Time Of Useful Consciousness
Time of useful consciousness (TUC) is the period of time from the interruption of the O2 supply or exposure to an oxygen-poor environment, to the time when useful function is lost. The individual is no longer capable of taking proper corrective and protective action. It is not the time to total unconsciousness. A rapid decompression can reduce the TUC by up to 50% caused by the forced exhalation of the lungs during decompression and the extremely rapid rate of ascent. (6)
Clinical Manifestations Of Hyperventilation (12)
a) Neuromuscular. The increased sensitivity and irritability of neuromuscular tissue, due to an elevation in blood pH, gives rise to a superficial tingling of the extremities (this tingling is not limited to the extremities, but is usually encountered there). The tingling usually precedes muscular spasm (i.e., a fixation of the hand wherein the fingers are drawn back toward the wrist). In severe cases facial muscles will be tetanically contracted, and the face will give an appearance of being pulled downward. The most dire and dramatic reaction is the “stiffening” of the entire body due to generalized muscular tetany. It is believed that a reduction in the partial pressure of alveolar CO2 to 24-30 mmHg is the critical level for the onset of these symptoms.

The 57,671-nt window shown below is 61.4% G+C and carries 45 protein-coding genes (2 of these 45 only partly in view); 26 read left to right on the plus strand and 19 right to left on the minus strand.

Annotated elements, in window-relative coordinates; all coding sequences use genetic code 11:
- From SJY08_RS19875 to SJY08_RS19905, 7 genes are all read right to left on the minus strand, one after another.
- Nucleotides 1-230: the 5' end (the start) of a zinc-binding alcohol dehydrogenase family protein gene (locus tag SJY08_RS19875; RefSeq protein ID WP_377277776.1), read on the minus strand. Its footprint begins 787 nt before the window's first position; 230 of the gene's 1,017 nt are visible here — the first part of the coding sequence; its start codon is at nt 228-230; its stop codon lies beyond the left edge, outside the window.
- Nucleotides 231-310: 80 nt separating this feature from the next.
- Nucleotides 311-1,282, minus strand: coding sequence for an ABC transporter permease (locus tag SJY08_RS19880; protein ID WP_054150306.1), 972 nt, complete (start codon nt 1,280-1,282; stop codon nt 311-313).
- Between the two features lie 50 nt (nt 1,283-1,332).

b) Psychomotor. Deterioration of muscular control and coordinated activity is invariably seen during severe hyperventilation. Performance deterioration is encountered whenever the partial pressure of alveolar CO2 is reduced below 25 mmHg. As the value falls below this level, performance deterioration becomes more marked.
Treatment of Hyperventilation (12)
Voluntary reduction in the rate or depth or both of respiration of the individual affected is the most effective method of treatment, when applicable. It is conceivable, however, that an extremely apprehensive person would not respond to directions to slow respiration.